"Wrestling with an Angel" The Book

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Monday, May 31, 2010

"Pay attention...something eternally beautiful is going on here".

This afternoon I was sitting on the Mall parking lot in my police cruiser taking a lunch break and meditating on a book entitled, “Radical”, wishing someone would have warned me beforehand about the dangers of reading a work like this.

David Platt’s writing drives a stake right through the heart of the cultural Christianity that America has created to satisfy their comforts and soothe their convictions. It is a wonderfully dangerous book.

From first few pages, I bonded with the author’s passion and heartache of how we have been lulled to spiritual sleep by the “good life” of the American dream while leaving behind the mission of our Master, devaluing the cost of our salvation, and losing the wild, untamed risk of our faith.

“I could not help but think that somewhere along the way we had missed what is radical about our faith and replaced it with what is comfortable.” He writes.

Feeling a bit guilty, I stopped reading for a just a moment and glanced above my book for personal reflection, while simultaneously scanning the Mall parking lot for impending trouble like a faithful sheep dog.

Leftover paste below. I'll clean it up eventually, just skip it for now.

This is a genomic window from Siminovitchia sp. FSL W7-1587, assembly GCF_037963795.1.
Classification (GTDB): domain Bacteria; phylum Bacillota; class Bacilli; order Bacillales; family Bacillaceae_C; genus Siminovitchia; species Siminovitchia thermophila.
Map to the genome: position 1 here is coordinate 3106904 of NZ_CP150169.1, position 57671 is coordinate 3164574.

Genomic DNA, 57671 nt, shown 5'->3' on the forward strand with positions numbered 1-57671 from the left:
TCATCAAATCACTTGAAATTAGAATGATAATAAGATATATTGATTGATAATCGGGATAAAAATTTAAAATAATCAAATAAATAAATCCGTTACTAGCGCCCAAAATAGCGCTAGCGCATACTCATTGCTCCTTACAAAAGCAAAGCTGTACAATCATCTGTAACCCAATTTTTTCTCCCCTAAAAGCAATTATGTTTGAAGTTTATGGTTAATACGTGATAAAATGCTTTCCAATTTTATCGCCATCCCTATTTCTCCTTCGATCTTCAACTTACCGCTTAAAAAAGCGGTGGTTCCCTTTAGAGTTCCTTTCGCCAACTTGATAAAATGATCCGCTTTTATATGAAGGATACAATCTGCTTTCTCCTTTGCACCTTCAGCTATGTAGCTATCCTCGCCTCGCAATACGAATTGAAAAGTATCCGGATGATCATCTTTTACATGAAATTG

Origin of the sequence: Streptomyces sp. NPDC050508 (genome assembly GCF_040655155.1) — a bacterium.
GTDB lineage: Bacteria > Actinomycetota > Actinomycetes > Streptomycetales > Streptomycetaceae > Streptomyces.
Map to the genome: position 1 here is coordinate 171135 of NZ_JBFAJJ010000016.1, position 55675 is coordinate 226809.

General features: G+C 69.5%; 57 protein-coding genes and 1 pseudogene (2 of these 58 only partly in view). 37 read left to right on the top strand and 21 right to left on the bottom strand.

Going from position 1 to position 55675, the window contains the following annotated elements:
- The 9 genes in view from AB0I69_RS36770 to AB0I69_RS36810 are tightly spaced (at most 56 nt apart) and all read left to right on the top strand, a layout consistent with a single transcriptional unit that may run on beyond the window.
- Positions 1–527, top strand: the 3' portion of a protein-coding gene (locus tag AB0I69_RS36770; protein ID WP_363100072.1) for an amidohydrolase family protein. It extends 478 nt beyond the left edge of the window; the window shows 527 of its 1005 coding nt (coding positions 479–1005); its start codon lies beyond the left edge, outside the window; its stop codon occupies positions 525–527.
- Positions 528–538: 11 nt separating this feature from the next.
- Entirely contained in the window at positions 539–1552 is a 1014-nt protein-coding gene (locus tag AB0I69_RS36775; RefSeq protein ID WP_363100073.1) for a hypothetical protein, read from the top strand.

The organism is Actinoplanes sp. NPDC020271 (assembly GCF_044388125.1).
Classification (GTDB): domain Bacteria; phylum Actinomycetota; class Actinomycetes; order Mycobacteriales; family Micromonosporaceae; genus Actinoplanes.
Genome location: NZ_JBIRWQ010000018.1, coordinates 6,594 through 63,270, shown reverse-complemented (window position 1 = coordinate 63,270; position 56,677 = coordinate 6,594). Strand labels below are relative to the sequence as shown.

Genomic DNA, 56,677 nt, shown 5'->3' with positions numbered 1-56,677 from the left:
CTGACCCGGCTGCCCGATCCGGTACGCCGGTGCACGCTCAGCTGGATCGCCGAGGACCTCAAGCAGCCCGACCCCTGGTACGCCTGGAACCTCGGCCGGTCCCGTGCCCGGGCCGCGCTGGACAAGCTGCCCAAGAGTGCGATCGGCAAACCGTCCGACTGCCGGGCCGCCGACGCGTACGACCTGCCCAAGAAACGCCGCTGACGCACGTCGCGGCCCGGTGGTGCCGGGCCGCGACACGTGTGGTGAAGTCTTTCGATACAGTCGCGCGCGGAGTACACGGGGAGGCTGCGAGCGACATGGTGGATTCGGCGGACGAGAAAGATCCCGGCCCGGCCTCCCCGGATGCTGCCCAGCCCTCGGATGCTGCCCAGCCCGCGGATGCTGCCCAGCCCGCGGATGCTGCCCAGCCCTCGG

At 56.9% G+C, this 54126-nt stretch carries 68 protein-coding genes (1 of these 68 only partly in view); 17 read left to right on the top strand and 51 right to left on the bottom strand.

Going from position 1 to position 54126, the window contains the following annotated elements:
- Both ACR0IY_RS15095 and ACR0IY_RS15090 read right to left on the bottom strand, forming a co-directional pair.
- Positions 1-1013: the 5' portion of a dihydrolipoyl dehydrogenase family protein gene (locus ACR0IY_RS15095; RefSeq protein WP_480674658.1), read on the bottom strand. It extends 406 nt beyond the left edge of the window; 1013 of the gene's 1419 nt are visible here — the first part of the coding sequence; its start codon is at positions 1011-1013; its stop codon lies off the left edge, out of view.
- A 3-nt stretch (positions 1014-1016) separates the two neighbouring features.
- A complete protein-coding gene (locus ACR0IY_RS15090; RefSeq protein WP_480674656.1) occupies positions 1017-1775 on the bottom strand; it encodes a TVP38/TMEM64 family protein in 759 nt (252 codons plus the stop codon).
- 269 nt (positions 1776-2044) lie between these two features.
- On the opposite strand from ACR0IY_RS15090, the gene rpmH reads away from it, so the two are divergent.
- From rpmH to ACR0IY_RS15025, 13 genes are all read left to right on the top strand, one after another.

About 30 yards to my right I noticed a middle-aged man exit a silver minivan and then walk to the rear and lift the trunk lid. He strained to pull out a small wheel chair, sat it on the ground and opened it for use, locking the wheels in place with the safety brakes.

He then walked around the van to the passenger side sliding door, opened it and disappeared up to his waist inside the vehicle for just a few moments. As he maneuvered his upper body back out of the doorway, attached to him was a small, frail looking boy, probably 8 or 9 years old who moved in jerky, floppy motion, like a marionette with the strings cut off.

The man, who I assumed was the boy’s father, carried the child to the rear of the van, placed him in the wheelchair and strapped him in for better control. He then wiped the sweat from his brow and unlocked the safety brakes from the chair. The child’s arms and legs began to flail wildly, either in the excitement of the moment or from the cerebral palsy he was obviously afflicted with—or maybe both.